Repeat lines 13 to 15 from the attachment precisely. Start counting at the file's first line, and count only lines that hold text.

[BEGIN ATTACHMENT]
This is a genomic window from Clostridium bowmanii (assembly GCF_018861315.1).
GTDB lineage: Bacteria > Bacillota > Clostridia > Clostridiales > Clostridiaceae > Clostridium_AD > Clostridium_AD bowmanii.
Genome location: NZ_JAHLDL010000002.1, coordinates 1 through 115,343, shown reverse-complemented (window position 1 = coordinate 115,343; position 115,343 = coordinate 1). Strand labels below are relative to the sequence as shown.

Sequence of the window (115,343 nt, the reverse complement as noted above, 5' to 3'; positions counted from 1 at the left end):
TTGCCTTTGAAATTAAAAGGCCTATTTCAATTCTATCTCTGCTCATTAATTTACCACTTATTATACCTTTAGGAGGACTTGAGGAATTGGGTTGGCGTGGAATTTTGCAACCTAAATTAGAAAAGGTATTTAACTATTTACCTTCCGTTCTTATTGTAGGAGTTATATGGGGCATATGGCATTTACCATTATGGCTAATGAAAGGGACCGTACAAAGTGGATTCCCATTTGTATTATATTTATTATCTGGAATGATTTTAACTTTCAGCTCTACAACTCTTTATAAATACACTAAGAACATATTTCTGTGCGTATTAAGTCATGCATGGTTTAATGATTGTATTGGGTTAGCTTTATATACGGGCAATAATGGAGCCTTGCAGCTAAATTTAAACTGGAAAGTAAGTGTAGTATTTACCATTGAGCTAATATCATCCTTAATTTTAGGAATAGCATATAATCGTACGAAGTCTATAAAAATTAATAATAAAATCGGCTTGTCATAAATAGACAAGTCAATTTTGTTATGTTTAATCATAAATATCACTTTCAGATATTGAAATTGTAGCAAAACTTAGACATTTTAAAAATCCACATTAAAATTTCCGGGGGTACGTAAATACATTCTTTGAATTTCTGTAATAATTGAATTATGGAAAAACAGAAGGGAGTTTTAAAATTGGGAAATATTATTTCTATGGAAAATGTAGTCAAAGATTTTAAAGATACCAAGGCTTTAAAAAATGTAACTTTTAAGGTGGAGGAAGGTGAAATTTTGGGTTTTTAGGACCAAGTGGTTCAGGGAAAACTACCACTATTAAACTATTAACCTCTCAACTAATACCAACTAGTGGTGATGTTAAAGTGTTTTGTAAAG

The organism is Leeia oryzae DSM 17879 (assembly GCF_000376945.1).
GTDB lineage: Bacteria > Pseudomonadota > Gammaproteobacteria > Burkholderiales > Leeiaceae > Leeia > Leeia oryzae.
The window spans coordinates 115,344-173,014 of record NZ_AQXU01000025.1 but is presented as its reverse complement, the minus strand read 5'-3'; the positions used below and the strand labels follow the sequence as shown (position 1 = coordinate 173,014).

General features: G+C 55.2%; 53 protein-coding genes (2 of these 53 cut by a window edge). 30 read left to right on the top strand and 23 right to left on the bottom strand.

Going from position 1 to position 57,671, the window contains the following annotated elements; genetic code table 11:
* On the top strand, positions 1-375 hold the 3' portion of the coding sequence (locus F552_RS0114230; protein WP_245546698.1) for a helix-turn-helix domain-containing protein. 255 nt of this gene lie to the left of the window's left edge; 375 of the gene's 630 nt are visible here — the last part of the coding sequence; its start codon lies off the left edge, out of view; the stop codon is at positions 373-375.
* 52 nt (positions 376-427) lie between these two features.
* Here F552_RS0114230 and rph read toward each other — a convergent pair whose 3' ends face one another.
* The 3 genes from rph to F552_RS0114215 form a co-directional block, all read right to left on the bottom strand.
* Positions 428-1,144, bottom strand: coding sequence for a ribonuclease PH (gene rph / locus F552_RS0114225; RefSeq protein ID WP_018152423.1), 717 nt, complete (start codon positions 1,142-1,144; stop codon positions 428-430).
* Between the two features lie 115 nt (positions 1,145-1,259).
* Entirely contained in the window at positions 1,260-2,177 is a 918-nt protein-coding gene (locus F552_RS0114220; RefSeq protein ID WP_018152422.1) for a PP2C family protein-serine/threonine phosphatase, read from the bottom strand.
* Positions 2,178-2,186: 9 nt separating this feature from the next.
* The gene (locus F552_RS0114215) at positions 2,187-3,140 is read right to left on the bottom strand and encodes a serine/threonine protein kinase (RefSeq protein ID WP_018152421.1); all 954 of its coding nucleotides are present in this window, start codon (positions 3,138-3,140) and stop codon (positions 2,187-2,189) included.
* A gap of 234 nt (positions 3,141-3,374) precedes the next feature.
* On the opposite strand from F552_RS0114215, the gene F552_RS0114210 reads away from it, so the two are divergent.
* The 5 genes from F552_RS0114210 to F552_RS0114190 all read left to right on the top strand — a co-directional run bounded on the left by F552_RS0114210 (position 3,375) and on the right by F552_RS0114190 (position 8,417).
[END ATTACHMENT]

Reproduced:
* Here F552_RS0114230 and rph read toward each other — a convergent pair whose 3' ends face one another.
* The 3 genes from rph to F552_RS0114215 form a co-directional block, all read right to left on the bottom strand.
* Positions 428-1,144, bottom strand: coding sequence for a ribonuclease PH (gene rph / locus F552_RS0114225; RefSeq protein ID WP_018152423.1), 717 nt, complete (start codon positions 1,142-1,144; stop codon positions 428-430).